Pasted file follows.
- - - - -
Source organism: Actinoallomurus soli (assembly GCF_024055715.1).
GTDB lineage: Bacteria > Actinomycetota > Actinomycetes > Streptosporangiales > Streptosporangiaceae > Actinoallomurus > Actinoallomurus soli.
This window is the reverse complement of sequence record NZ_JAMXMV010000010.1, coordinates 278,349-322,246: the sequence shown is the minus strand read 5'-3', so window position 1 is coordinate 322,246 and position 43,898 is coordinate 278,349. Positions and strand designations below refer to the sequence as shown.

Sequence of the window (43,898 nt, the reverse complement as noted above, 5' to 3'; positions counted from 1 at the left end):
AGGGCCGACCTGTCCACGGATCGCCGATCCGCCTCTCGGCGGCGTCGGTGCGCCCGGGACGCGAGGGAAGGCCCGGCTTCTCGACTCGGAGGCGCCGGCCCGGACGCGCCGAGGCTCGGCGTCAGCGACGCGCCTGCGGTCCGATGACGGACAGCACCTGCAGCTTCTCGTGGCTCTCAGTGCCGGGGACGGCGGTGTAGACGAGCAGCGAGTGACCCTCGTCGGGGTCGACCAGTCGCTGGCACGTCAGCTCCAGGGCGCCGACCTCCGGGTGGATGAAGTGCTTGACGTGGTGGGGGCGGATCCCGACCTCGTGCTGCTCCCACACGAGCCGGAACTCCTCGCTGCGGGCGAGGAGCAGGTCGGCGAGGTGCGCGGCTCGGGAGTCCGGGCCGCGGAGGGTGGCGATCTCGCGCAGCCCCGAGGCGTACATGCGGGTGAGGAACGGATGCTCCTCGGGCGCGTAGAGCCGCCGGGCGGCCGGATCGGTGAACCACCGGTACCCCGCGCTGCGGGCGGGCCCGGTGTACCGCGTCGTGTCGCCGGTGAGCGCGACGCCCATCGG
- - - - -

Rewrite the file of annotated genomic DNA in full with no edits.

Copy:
Source organism: Actinoallomurus soli (assembly GCF_024055715.1).
GTDB lineage: Bacteria > Actinomycetota > Actinomycetes > Streptosporangiales > Streptosporangiaceae > Actinoallomurus > Actinoallomurus soli.
This window is the reverse complement of sequence record NZ_JAMXMV010000010.1, coordinates 278,349-322,246: the sequence shown is the minus strand read 5'-3', so window position 1 is coordinate 322,246 and position 43,898 is coordinate 278,349. Positions and strand designations below refer to the sequence as shown.

Sequence of the window (43,898 nt, the reverse complement as noted above, 5' to 3'; positions counted from 1 at the left end):
AGGGCCGACCTGTCCACGGATCGCCGATCCGCCTCTCGGCGGCGTCGGTGCGCCCGGGACGCGAGGGAAGGCCCGGCTTCTCGACTCGGAGGCGCCGGCCCGGACGCGCCGAGGCTCGGCGTCAGCGACGCGCCTGCGGTCCGATGACGGACAGCACCTGCAGCTTCTCGTGGCTCTCAGTGCCGGGGACGGCGGTGTAGACGAGCAGCGAGTGACCCTCGTCGGGGTCGACCAGTCGCTGGCACGTCAGCTCCAGGGCGCCGACCTCCGGGTGGATGAAGTGCTTGACGTGGTGGGGGCGGATCCCGACCTCGTGCTGCTCCCACACGAGCCGGAACTCCTCGCTGCGGGCGAGGAGCAGGTCGGCGAGGTGCGCGGCTCGGGAGTCCGGGCCGCGGAGGGTGGCGATCTCGCGCAGCCCCGAGGCGTACATGCGGGTGAGGAACGGATGCTCCTCGGGCGCGTAGAGCCGCCGGGCGGCCGGATCGGTGAACCACCGGTACCCCGCGCTGCGGGCGGGCCCGGTGTACCGCGTCGTGTCGCCGGTGAGCGCGACGCCCATCGG